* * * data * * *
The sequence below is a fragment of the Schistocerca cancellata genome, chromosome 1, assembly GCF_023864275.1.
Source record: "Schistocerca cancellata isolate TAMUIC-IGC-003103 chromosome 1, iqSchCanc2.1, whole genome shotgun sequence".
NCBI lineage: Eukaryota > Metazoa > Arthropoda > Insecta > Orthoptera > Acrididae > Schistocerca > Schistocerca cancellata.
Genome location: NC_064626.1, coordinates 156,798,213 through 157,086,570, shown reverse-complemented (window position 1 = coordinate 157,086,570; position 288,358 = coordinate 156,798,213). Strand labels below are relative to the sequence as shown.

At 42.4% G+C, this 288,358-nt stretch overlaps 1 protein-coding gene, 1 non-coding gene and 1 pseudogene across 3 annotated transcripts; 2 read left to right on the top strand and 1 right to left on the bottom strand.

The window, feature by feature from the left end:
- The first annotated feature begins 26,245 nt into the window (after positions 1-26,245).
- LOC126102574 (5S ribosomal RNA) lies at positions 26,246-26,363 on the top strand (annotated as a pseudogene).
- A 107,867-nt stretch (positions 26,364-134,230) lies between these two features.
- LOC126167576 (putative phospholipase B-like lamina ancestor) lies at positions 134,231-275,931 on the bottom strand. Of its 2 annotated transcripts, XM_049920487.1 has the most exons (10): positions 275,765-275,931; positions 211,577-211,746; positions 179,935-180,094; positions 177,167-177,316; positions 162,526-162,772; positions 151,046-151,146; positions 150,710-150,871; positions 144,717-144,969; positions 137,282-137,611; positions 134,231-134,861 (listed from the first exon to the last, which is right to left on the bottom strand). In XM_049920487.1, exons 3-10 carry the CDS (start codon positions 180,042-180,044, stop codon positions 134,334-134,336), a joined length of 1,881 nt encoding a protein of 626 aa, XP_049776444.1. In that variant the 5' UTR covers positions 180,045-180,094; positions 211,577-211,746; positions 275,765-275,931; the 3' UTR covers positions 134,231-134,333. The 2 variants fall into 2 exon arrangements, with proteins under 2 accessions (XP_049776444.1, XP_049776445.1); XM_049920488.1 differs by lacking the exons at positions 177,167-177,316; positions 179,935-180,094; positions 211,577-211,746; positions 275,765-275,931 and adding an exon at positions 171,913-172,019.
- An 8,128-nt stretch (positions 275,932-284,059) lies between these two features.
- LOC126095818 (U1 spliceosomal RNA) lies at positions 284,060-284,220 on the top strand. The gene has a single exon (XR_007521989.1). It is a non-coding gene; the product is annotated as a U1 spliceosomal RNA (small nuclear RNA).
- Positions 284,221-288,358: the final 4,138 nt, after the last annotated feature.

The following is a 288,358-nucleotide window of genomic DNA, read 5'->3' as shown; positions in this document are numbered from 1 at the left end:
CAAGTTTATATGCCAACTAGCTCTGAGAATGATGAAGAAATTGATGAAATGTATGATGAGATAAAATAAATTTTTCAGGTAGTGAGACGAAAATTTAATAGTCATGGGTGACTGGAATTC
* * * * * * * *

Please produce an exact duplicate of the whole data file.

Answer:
The sequence below is a fragment of the Schistocerca cancellata genome, chromosome 1, assembly GCF_023864275.1.
Source record: "Schistocerca cancellata isolate TAMUIC-IGC-003103 chromosome 1, iqSchCanc2.1, whole genome shotgun sequence".
NCBI lineage: Eukaryota > Metazoa > Arthropoda > Insecta > Orthoptera > Acrididae > Schistocerca > Schistocerca cancellata.
Genome location: NC_064626.1, coordinates 156,798,213 through 157,086,570, shown reverse-complemented (window position 1 = coordinate 157,086,570; position 288,358 = coordinate 156,798,213). Strand labels below are relative to the sequence as shown.

At 42.4% G+C, this 288,358-nt stretch overlaps 1 protein-coding gene, 1 non-coding gene and 1 pseudogene across 3 annotated transcripts; 2 read left to right on the top strand and 1 right to left on the bottom strand.

The window, feature by feature from the left end:
- The first annotated feature begins 26,245 nt into the window (after positions 1-26,245).
- LOC126102574 (5S ribosomal RNA) lies at positions 26,246-26,363 on the top strand (annotated as a pseudogene).
- A 107,867-nt stretch (positions 26,364-134,230) lies between these two features.
- LOC126167576 (putative phospholipase B-like lamina ancestor) lies at positions 134,231-275,931 on the bottom strand. Of its 2 annotated transcripts, XM_049920487.1 has the most exons (10): positions 275,765-275,931; positions 211,577-211,746; positions 179,935-180,094; positions 177,167-177,316; positions 162,526-162,772; positions 151,046-151,146; positions 150,710-150,871; positions 144,717-144,969; positions 137,282-137,611; positions 134,231-134,861 (listed from the first exon to the last, which is right to left on the bottom strand). In XM_049920487.1, exons 3-10 carry the CDS (start codon positions 180,042-180,044, stop codon positions 134,334-134,336), a joined length of 1,881 nt encoding a protein of 626 aa, XP_049776444.1. In that variant the 5' UTR covers positions 180,045-180,094; positions 211,577-211,746; positions 275,765-275,931; the 3' UTR covers positions 134,231-134,333. The 2 variants fall into 2 exon arrangements, with proteins under 2 accessions (XP_049776444.1, XP_049776445.1); XM_049920488.1 differs by lacking the exons at positions 177,167-177,316; positions 179,935-180,094; positions 211,577-211,746; positions 275,765-275,931 and adding an exon at positions 171,913-172,019.
- An 8,128-nt stretch (positions 275,932-284,059) lies between these two features.
- LOC126095818 (U1 spliceosomal RNA) lies at positions 284,060-284,220 on the top strand. The gene has a single exon (XR_007521989.1). It is a non-coding gene; the product is annotated as a U1 spliceosomal RNA (small nuclear RNA).
- Positions 284,221-288,358: the final 4,138 nt, after the last annotated feature.

The following is a 288,358-nucleotide window of genomic DNA, read 5'->3' as shown; positions in this document are numbered from 1 at the left end:
CAAGTTTATATGCCAACTAGCTCTGAGAATGATGAAGAAATTGATGAAATGTATGATGAGATAAAATAAATTTTTCAGGTAGTGAGACGAAAATTTAATAGTCATGGGTGACTGGAATTC